January 12, 2017

Senator Jeff Sessions, who has been nominated to be Attorney General by President-elect Donald Trump, endured a 10-and-a-half-hour confirmation hearing this week where he answered questions on a...

December 20, 2016

Entire jurisdictions in the United States have become so hostile to asylum seekers and their representatives that the U.S. government, and its immigration court system, is failing to deliver on...

November 18, 2016
Senator Sessions has led the fight against immigration reform at every turn during his 20 years in the Senate.
November 16, 2016

For more than a decade, the immigration court system has struggled with an enormous backlog. The latest figures from  (TRAC) record the backlog at an all-time high of 521,676 as of the end of...

September 29, 2016

In 2014, a legal challenge was mounted against the federal government for its failure to provide legal representation to indigent children in deportation proceedings. The case, F.L.B.. v. Lynch...

September 28, 2016

Nationally, only 37 percent of all immigrants had legal representation, and only 14 percent of immigrants in detention had a lawyer. In a paper issued today, Access to Counsel in Immigration Court...

August 9, 2016

This summer, the District of Columbia Circuit Court of Appeals ruled in favor of the American Immigration Lawyers Association (AILA) in its lawsuit seeking the disclosure of unredacted versions of...

July 27, 2016

The latest figures show that the number of cases pending in immigration court continue to grow. According to the Transactional Records Access Clearinghouse (TRAC), there were 496,704 cases in the...

July 20, 2016

For more than 10 years, the federal government has operated a program in federal courts along the Southwest border targeting unauthorized border crossers for criminal prosecution. The program,...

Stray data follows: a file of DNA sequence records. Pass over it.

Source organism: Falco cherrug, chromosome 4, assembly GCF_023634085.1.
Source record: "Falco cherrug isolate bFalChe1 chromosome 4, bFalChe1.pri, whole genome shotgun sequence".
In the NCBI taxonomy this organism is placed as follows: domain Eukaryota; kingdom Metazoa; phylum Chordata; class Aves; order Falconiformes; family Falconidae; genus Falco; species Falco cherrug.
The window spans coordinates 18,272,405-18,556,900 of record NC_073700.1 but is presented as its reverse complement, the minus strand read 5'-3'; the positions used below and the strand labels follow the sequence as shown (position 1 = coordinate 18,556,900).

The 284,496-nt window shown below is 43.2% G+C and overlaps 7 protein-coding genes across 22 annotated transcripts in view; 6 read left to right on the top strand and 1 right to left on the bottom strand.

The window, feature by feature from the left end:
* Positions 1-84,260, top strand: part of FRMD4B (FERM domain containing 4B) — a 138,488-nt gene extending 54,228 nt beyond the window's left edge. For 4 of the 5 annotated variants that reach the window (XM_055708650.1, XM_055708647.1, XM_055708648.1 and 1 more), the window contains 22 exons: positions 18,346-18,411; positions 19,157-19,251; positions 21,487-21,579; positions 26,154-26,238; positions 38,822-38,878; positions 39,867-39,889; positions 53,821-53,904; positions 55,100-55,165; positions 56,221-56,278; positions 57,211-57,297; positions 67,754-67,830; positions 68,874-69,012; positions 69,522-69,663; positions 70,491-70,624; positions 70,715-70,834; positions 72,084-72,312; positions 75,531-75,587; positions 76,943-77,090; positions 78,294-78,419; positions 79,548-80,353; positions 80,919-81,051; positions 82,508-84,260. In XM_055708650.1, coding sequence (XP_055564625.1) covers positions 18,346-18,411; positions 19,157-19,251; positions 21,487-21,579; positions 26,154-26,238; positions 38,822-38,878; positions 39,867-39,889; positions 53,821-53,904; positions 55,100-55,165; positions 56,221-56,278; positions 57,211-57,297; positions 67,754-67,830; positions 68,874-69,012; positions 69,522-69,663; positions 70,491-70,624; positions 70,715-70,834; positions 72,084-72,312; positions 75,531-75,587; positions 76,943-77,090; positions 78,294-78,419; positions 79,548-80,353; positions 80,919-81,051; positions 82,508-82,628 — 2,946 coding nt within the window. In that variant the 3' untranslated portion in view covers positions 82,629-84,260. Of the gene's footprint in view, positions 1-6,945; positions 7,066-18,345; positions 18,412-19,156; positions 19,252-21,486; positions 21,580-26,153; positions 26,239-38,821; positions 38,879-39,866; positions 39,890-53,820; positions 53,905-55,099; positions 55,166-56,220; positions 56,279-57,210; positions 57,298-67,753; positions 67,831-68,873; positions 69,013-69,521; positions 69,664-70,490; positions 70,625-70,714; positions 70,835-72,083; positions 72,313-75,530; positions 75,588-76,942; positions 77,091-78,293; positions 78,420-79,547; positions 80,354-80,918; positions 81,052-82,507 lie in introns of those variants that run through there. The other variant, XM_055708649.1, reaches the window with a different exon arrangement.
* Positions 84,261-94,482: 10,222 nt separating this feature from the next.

July 6, 2016

Immigration law imposes a one-year deadline, beginning upon arrival in the United States, within which an asylum seeker must apply for asylum. With very limited exceptions, an individual who...

January 12, 2017
A federal court in Seattle has granted nationwide class action status to a case seeking to protect the rights of thousands of asylum seekers pursuing protection from persecution in their home countries.
November 18, 2016
Alabama Senator Jeff Sessions will be nominated to serve as Attorney General in President-Elect Trump’s new administration. The following is a statement from Beth Werlin, Executive Director of the American Immigration Council.
August 1, 2016
An appellate court has ruled for an immigration group in a lawsuit against the Executive Office for Immigration Review (EOIR) challenging its response to a request for information regarding alleged misconduct by immigration judges and records that would reveal whether the agency adequately investigates and resolves complaints against immigration judges.